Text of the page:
3. What should you look for in a lodge? Again, there is no substitute for research. Use the Web, talk to folks who have spent time in your destination, etc. Here are a few tips:

  • For any destination that involves fly-outs, choose a lodge that has home water. That way you can still fish when the weather is too nasty for flying.
  • Fly fishermen should choose lodges that cater to them, rather than to conventional anglers. Is there a fly shop on the premises? Do they fish in fly-fishing-only waters? Are their guides accomplished fly fishermen?
  • Does the lodge specialize in a particular species? Some rivers don’t get runs of all kinds of salmon and some flats see few permit.
  • How comfortable are the accommodations? What are you willing to sacrifice for the fishing? Don’t set yourself up to be shocked by a lack of amenities. Decide beforehand what you can and can’t live without. 

4. Important steps to take and questions to ask. Remember: It’s your money, so don’t feel that any question is too trivial. And be specific!

A. Get a list of references, and actually call them. Pick the brains of previous guests with very specific questions. If you’re interested in dry-fly fishing, ask about it. You may find that, although the brochure says the lodge does it all the time, the previous guests may have never done it. That’s a red flag. Ask about the guides, the food, the schedule, etc.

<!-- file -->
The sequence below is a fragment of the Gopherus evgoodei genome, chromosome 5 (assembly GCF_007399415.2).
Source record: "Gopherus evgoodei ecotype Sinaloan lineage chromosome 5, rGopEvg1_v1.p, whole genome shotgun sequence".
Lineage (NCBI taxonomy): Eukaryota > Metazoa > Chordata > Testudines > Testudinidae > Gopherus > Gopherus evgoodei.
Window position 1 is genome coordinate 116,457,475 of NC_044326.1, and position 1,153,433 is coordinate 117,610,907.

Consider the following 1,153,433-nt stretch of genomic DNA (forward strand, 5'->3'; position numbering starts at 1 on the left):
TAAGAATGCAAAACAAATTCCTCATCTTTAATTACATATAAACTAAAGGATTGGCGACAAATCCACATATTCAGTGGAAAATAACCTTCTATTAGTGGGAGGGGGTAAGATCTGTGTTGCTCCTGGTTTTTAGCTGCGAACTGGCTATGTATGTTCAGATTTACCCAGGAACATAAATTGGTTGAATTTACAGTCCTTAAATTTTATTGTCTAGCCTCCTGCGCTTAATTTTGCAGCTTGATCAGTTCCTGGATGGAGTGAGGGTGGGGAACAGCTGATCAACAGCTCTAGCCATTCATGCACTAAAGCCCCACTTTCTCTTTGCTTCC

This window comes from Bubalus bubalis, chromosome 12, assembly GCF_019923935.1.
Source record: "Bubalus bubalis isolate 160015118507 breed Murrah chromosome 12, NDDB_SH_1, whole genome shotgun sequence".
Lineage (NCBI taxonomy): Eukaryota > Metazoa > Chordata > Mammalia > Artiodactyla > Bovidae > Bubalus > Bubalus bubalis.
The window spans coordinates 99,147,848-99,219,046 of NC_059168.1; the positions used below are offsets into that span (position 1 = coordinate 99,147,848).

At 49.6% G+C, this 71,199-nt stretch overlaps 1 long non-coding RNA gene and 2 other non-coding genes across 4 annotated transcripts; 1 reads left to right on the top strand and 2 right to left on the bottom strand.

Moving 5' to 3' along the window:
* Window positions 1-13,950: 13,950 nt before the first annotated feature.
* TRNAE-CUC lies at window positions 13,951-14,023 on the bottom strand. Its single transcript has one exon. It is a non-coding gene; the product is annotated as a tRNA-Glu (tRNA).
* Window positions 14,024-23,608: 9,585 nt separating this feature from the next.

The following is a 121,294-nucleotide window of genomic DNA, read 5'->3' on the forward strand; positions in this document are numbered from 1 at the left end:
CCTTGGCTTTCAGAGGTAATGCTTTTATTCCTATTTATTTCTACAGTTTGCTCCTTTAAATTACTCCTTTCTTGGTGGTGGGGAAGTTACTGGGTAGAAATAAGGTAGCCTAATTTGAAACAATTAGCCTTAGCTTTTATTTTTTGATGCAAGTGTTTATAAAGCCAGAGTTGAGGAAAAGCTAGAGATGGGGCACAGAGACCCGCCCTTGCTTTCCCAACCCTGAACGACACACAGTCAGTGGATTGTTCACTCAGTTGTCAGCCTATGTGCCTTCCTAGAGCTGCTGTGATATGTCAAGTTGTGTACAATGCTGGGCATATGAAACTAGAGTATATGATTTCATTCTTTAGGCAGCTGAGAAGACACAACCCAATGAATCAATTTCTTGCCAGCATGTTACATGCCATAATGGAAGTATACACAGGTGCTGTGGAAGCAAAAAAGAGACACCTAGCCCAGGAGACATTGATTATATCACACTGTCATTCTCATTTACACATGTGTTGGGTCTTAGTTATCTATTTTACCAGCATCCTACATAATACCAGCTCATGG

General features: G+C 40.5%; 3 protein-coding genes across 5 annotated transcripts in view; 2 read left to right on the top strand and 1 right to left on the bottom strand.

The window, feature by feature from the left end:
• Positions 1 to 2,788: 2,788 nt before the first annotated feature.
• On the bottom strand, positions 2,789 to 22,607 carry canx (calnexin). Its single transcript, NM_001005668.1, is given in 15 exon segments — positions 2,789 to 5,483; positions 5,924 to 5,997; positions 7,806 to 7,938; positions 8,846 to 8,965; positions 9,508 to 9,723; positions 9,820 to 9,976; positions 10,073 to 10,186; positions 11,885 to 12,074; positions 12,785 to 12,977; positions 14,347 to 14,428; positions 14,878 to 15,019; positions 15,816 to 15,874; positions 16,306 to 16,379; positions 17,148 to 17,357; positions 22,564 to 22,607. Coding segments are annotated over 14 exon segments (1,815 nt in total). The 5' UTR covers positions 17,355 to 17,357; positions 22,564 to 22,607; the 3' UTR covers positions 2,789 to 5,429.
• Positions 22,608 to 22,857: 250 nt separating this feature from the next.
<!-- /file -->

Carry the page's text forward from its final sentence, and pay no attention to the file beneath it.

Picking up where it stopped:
B. Ask what percentage of the lodge’s business is repeat customers. This is a good indication of quality.

C. What is the guide-to-client ratio? If this is important, get a written promise that you won’t be left on a sandbar by yourself or stuck in a group of eight with a single guide.

D. When is the best time to go? Ask about peak times for the fish and the lodge. If the lodge is booked solid, that’s a good indication that  the fishing is good at that time. See if you can get in a week on either side of that. Or, can you book for that week NEXT year?

E. What extra fees can you expect? These may include licenses, booze, flies, etc. Don’t set yourself up for sticker shock at the end of a fun week.

F. What is the tipping policy? Guests are expected to leave a tip. Most lodges pool the tips, with an equal share going to each employee. Ask what the standard amount is. Then give a little more, if you can.

Make sure that you decide exactly what you want out of the experience, and then do everything you can to make sure that you get it. Never settle for less than you want. There are usually plenty of other options.

Whenever someone asks me if it’s worth the money to go to Alaska or Belize or Tasmania, I say the same thing: If your ability to have a good time is predicated on catching lots of huge fish, then don’t go. However, these trips are worth every cent for the angler who can enjoy the splendor of the scenery and the wildlife, even if he’s not catching fish. Be prepared to make the best of potential bad situations, and you’ll never be disappointed.

Good Luck!